By Jason Wojciechowski on August 20, 2003 at 3:33 PM
The A's got a little lucky again in beating the Red Sox tonight. Again, though, they put themselves in the situation where they could take advantage of some luck. Talent creates luck, or whatever the proper cliche is.
Anyway, Ted Lilly had another awful game, giving up 13 baserunners (out of 23 batters faced; that's a terrible opponents' OBP) and six runs in just three and a third innings.
Mike Neu actually got some work in relieving Ted Lilly and, as usual, did a good job. He threw only an inning less than Lilly and, while he gave up four walks and two hits and allowed an inherited runner to score, he limited the damage in the fourth inning and threw a couple more after that, keeping the A's in the game, which is all you can ask of the pitcher at that point.
The A's picked Neu up as a Rule 5 guy and have protected him as such, really not letting him get into a meaningful game all year (until tonight, that is). It's kind of amazing that a team right in the midst of a playoff hunt, one with a good bullpen, has been doing its work all year with a guy who's basically not allowed to be used.
For the season, Neu has thrown 34 innings with a 3.18 ERA. That's the good. He
has allowed 21 walks to just 18 strikeouts and given up 36 hits. He's actually
only pitched in five games which the A's won all year, including tonight's.
Tonight was actually the first time he's pitched in an A's win where the margin of victory was less than seven. But I've gotten sidetracked into Jayson Stark territory, since that tells you much more about his usage pattern than it does about his performance.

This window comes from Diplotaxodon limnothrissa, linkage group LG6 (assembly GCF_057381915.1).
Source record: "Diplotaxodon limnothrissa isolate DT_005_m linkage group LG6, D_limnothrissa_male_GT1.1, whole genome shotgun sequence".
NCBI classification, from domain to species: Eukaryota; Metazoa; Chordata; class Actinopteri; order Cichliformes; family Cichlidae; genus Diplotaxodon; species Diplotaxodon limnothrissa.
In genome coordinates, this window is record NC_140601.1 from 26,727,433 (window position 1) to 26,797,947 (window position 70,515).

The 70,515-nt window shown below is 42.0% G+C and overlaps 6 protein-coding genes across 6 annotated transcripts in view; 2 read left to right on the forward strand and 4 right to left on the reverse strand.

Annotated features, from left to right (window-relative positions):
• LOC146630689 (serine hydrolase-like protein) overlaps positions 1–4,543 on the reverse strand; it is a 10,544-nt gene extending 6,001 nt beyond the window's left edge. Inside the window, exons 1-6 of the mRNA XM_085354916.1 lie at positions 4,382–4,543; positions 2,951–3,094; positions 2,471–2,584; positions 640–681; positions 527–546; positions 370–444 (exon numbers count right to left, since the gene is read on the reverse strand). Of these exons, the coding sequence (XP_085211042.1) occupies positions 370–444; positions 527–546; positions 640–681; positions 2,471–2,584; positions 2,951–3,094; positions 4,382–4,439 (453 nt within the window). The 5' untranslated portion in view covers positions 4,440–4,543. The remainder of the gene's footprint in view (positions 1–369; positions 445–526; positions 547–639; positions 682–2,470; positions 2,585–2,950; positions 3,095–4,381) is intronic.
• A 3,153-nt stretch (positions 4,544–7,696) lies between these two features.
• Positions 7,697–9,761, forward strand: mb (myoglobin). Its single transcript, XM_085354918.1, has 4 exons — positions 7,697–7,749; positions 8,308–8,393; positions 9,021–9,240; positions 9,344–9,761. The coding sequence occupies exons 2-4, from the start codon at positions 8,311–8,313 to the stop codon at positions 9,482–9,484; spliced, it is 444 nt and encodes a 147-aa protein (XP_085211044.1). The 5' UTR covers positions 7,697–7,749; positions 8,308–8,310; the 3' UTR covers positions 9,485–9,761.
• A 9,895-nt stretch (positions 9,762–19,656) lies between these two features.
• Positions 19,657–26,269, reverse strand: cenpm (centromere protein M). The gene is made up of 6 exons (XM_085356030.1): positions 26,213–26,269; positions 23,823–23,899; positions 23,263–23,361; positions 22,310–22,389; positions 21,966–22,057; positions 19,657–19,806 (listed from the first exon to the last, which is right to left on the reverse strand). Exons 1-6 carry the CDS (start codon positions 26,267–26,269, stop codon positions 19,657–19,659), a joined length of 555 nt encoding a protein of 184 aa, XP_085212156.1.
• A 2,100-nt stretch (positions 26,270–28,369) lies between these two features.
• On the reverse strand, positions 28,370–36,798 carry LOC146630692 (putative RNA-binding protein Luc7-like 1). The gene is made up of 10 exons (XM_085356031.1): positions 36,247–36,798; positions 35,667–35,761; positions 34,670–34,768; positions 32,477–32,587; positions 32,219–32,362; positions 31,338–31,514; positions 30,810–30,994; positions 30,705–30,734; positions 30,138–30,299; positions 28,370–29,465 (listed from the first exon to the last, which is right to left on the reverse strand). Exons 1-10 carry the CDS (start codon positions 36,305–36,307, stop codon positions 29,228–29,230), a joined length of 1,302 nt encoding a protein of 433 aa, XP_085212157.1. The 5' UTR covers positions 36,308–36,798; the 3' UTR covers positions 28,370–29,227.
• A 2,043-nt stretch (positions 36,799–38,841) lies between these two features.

Back to the important stuff, those numbers up there aren't terribly impressive.
That said, Neu is in positive ARP territory, at 1.6 (and that number might go up or down a little based on tonight: some scoreless innings, but an inherited runner allowed). His VORP is about seven, and the pitchers immediately surrounding him in those rankings are Scott Stewart and Steve Kline, essentially generic relievers, like Neu seems fated to grow up to be. Despite his innings pitched being right around his weighted mean PECOTA projection, his ERA and VORP are up in the 90th and 70th percentile ranges, respectively. In other words, his performance is a mixed bag, but a promising one that shows that he could be a good guy to take over Jim Mecir's role next year (the "bridge" from a short starter to the setup).
Well, I take that back. Mecir is on the team next year and being paid $3.3 million for that privilege. He's a good reliever when he's on, but he's (a) fragile and (b) not worth that much money even when he is good. They could possibly trade him this winter, especially if Neu is well regarded by the people who matter, but I don't know if I see that happening. It would be a straight-up salary dump, and the prospect received in return probably wouldn't be better than a C-level guy playing in A ball.